Friday Feature: Lara Kalwinski

This week: my quirky, quippy lawyer friend, Lara Kalwinski, talking about her work in both Indiana and India.

Lara Kalwinski, Esq.
Photo courtesy of Lara Kalwinski

So Lara, what are you doing for work right now?
I am the Vice President of Legacy Foundation – the community foundation where I grew up.

That’s kind of a change! Weren’t you in India last year?
Well 1.5 years ago now. I was working with a congregation of nuns “providing education and health care with a focus on women and girl-children and the goal of social justice” – a mouthful no doubt. I was able to see parts of Jharkhand, Uttrakhand, and Madya Pradesh that I would never see as a tourist. I stayed at farms, leprosy colonies, boarding schools, and hospitals. I met the most wonderful hopeful and upset individuals. I was inspired to see families working with any and every local resource available to them to break the cycle of poverty.

(I do not have the capacity to appropriately caption this image. Yikes, Lara!)
Photo courtesy of Lara Kalwinski

Lepers? Really? Tell me more about the work you did there.
For two years, I traveled from site to site and worked with country leadership problem solving programming challenges, building collaborations, putting together communications and fundraising plans, and mentoring leaders in nonprofit management – or at least lay the foundation for those processes and ensure they were appropriately adapted to the work environment.

Why this outfit? “I was driving through tribal areas of Madhya Pradesh during Holi and we didn’t want to draw attention to me because our car was frequently stopped as is usual on Holi (This doesn’t seem to help that). The mask was because the window was down and it was dusty. The sunglasses were because it was sunny.”
Photo courtesy of Lara Kalwinski

What was the most challenging aspect of your social justice work internationally?
I loved researching and working abroad in India, Liberia, and Ghana but I constantly dealt with one very troubling fact: I spent more of my time experiencing and learning how to understand and internalize the localized needs and management of meeting those needs than actually fixing the problems. I could complete a task or create a measurement system but I didn’t actually feel like I moved the dial on any outcomes. I didn’t feel I was contributing to life-altering or life-saving changes to service delivery for those who need it most and unfortunately, that’s why I was passionate about international work, so I faced quite the internal dilemma.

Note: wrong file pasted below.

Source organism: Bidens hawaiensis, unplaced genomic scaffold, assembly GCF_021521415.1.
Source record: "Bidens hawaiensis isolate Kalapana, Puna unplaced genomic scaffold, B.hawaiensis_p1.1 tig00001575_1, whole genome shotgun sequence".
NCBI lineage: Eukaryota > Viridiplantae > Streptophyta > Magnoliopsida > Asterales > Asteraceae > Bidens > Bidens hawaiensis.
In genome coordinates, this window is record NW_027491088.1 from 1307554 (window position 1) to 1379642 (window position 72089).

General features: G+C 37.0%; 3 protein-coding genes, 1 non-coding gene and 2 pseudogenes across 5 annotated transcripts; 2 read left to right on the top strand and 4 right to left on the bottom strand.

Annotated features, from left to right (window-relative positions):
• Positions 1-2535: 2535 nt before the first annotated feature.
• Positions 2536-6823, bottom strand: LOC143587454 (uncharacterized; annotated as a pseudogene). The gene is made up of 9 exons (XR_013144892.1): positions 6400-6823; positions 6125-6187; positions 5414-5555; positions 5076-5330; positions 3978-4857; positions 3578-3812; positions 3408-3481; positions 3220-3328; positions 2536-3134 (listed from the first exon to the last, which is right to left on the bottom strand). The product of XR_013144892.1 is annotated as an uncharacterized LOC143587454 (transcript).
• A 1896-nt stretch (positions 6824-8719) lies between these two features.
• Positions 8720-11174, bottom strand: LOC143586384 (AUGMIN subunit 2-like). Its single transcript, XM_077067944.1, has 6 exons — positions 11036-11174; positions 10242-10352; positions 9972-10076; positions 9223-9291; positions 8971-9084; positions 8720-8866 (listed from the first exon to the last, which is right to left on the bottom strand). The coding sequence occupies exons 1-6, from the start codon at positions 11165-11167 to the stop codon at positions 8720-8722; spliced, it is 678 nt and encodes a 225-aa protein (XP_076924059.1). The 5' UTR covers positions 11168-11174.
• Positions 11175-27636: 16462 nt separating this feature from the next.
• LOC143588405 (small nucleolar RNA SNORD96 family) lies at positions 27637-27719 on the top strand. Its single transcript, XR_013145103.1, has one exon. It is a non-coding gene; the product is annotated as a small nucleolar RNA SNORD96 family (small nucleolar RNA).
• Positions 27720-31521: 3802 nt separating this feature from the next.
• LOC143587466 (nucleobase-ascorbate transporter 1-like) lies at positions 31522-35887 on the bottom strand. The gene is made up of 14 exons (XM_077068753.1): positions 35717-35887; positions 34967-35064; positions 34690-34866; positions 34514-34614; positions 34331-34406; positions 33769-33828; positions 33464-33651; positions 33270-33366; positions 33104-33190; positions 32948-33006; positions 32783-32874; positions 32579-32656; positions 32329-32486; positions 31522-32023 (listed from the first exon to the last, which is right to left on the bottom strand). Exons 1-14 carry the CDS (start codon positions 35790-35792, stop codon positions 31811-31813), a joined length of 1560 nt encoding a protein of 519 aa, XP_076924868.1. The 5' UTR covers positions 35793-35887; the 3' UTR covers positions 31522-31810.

I think that challenge is always present (and discouraging) when you chose to grapple with complex, troubling issues. Thank you for being so honest and open. What can people do to find out more about your work?

1. Like Legacy Foundation on Facebook, https://www.facebook.com/legacyfdn
2. Check us out on www.legacyfdn.org
3. Check our the India work at www.kksss.org.in
4. Read about the LCRW investigation, in their own words, at https://lcwr.org/media/public-statements.

Other General Enjoyments of Mine:
https://www.facebook.com/womensphilanthropyinstitute
https://www.facebook.com/boingboing
https://www.facebook.com/hecweb
https://www.facebook.com/knightfdn
https://www.facebook.com/INDUNES
https://www.facebook.com/Grantmakers.for.Effective.Organizations
https://www.facebook.com/pages/Cavalier-Inn

About Tara Sullivan

Author of GOLDEN BOY (2013) and THE BITTER SIDE OF SWEET (2016). Published by Penguin Books for Young Readers Find out more at http://SullivanStories.com Or, follow me on Twitter: @SullivanStories
This entry was posted in Interesting People, Travel. Bookmark the permalink.

Leave a Reply

Fill in your details below or click an icon to log in:

WordPress.com Logo

You are commenting using your WordPress.com account. Log Out / Change )

Twitter picture

You are commenting using your Twitter account. Log Out / Change )

Facebook photo

You are commenting using your Facebook account. Log Out / Change )

Google+ photo

You are commenting using your Google+ account. Log Out / Change )

Connecting to %s